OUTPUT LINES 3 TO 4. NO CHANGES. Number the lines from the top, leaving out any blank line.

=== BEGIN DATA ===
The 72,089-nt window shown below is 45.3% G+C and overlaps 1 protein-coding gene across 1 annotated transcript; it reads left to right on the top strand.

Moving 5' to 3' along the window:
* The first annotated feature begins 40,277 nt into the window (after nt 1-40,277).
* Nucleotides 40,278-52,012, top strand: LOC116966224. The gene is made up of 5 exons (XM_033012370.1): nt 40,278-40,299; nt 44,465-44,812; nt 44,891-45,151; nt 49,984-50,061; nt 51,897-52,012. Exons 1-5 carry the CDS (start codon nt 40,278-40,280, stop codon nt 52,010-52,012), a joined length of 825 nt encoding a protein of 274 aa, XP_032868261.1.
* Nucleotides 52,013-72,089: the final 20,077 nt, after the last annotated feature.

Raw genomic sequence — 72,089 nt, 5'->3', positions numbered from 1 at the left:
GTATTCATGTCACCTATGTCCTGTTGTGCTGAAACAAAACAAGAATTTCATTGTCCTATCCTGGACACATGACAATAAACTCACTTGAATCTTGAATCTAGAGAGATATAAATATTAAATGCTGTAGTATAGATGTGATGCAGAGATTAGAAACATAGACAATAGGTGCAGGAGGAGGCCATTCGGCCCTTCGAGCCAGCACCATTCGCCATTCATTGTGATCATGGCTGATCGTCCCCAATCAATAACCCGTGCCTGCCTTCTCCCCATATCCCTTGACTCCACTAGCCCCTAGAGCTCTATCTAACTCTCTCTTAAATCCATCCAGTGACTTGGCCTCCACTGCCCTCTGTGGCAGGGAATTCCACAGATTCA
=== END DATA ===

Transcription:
* The first annotated feature begins 40,277 nt into the window (after nt 1-40,277).
* Nucleotides 40,278-52,012, top strand: LOC116966224. The gene is made up of 5 exons (XM_033012370.1): nt 40,278-40,299; nt 44,465-44,812; nt 44,891-45,151; nt 49,984-50,061; nt 51,897-52,012. Exons 1-5 carry the CDS (start codon nt 40,278-40,280, stop codon nt 52,010-52,012), a joined length of 825 nt encoding a protein of 274 aa, XP_032868261.1.